A study was made on the effect of atmospheric emissions from gas industry technological objects on the population of soil-inhabiting oribatid mites on the Tazovskiy peninsula (sub-zone of southern tundra) in West Siberia. It has been shown that the most important influence of atmospheric pollutants on oribatid mites community is observed on the qualitative level rather than on the quantitative one. Such quantitative parameter as the species richness practically does not change no matter what the atmotechnogenic pollutants level is. From 5 to 7 species are present in every studied biotope whatever is the level of contamination. At the same time another parameter - total abundance – even increases at high levels of contamination reaching 10–20 thousand individuals per m2 near the source of pollution and 2–4 thousand individuals per m2 far from it. Qualitatively the pollution level affects the ecological structure of oribatid mites population. At higher concentrations of atmotechnogenic pollutants near the objects of the gas producing complex the percentage of small species (well adapted to different stresses of the environment) is 83-89 % of all oribatid mites community. But for all that the number of larger litter-topsoil species more sensitive to the influence of external negative influences is very small in these conditions, just 11–17 %. Under the low level of atmotechnogenic pollutants the ratio of these two ecological groups of oribatid species changes to the opposite. Thus the contamination of atmosphere by emissions from gas industry in West Siberian tundra does not influence oppressively the oribatid mites population. It remains viable by changing its ecological structure demonstrating its high restoring potential which can be realized when there is no effect of stress factors.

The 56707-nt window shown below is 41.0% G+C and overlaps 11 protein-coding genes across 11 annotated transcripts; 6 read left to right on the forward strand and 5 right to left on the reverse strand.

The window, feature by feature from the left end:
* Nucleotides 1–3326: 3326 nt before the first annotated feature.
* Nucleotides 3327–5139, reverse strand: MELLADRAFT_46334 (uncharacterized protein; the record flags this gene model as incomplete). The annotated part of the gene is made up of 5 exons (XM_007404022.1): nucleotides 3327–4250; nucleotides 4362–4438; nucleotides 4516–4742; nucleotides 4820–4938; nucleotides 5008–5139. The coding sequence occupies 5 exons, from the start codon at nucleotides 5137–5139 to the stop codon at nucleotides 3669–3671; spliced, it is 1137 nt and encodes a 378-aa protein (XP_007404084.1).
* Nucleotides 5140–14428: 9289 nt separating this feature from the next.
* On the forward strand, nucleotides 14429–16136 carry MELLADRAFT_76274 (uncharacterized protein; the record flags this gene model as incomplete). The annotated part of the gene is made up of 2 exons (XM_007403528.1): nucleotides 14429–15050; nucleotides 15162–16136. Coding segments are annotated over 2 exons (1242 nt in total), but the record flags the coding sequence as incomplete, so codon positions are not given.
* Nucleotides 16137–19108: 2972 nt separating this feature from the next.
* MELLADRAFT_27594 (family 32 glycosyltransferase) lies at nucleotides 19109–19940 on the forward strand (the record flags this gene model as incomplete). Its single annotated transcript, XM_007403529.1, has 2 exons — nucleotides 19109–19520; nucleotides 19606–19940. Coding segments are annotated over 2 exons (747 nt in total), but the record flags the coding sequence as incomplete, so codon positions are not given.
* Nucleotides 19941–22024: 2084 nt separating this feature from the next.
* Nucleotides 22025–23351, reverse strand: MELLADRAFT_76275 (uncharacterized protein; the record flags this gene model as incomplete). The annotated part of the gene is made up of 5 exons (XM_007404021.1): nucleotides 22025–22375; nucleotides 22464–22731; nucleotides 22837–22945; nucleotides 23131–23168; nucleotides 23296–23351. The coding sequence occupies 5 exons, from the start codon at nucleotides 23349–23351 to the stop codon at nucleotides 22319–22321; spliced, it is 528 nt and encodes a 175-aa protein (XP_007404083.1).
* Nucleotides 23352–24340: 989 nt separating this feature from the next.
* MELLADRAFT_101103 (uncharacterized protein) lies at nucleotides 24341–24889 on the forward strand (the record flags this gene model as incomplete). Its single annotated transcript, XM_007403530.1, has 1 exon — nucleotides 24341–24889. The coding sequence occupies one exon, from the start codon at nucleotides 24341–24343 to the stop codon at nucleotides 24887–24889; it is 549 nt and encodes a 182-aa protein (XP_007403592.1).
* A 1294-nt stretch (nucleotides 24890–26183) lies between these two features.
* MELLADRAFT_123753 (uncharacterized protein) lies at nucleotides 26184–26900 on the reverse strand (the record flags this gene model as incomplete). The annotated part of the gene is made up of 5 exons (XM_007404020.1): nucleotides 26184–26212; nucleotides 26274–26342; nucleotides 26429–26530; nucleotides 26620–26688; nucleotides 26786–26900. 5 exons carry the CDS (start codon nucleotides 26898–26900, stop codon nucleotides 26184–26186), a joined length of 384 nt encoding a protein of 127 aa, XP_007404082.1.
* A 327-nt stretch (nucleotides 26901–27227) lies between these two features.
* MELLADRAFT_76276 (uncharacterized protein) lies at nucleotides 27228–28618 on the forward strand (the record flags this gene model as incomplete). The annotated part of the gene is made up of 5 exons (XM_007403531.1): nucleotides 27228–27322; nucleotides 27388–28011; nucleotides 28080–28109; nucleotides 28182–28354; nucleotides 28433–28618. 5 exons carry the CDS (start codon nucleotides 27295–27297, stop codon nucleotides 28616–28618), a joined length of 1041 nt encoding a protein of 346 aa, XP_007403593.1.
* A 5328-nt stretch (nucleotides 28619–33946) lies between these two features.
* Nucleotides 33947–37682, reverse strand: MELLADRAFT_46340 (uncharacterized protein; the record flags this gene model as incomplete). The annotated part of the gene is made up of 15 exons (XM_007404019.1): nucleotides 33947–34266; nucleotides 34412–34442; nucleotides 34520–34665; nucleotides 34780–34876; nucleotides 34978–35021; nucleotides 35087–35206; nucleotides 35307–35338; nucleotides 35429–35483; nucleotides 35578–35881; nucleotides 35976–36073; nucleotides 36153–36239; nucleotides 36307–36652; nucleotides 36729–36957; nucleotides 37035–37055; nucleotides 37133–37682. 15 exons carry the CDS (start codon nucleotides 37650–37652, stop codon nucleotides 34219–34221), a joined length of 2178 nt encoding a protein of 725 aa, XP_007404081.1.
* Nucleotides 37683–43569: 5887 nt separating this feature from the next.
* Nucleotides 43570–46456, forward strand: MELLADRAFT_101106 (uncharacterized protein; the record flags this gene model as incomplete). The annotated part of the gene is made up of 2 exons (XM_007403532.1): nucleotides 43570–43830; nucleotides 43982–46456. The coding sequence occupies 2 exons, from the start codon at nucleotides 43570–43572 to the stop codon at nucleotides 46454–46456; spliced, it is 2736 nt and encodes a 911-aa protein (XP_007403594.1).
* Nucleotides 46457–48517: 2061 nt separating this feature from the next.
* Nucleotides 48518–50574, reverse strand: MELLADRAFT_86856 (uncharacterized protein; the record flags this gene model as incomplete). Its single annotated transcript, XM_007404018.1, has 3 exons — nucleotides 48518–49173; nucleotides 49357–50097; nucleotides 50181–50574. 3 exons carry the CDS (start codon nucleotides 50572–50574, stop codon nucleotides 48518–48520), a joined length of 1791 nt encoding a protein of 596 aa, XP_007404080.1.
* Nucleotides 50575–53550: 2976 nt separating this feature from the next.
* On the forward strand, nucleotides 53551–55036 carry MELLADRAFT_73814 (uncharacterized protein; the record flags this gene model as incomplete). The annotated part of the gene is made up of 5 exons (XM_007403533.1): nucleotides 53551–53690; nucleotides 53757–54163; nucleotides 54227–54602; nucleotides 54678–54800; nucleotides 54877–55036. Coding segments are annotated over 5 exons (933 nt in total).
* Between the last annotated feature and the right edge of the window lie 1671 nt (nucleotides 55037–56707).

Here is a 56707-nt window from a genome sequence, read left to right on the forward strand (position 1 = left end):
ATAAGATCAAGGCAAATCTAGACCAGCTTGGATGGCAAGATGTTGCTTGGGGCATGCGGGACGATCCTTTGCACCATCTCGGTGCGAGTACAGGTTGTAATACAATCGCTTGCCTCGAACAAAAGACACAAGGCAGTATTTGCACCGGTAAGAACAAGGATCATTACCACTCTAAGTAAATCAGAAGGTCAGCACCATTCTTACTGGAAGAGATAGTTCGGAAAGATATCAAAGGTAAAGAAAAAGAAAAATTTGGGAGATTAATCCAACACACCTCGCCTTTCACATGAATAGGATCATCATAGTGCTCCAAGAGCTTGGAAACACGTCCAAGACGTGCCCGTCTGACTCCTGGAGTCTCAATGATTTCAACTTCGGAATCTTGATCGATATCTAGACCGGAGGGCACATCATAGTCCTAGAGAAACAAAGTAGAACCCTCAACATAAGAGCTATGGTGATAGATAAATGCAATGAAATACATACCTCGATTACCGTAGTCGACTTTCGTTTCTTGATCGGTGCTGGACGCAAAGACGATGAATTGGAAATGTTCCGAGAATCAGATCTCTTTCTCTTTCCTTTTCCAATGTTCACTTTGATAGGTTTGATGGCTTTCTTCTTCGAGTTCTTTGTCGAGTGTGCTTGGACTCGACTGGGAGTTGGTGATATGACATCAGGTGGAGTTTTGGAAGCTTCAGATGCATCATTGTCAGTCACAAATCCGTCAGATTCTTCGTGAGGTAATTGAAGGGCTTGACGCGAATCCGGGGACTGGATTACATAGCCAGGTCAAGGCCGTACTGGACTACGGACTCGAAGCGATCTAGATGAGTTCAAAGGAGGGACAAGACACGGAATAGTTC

About the autors:
Vladislav Semenovich Andrievskii (1), Candidate of Biological Sciences, senior researcher; Pavel Anatol’evich Barsukov (2), Candidate of Biological Sciences, leading researcher.
Place of employment:
2Institute of Soil Science and Agrochemistry of the Siberian Branch of the Russian Academy of Sciences (1, 2).
e-mail: firstname.lastname@example.org (1); email@example.com (2).
Text of scientific work: (PDF format)
moss mites, oribatids, atmotechnogenic pollutants, tundra soils, Tazovskiy peninsula, West Siberia.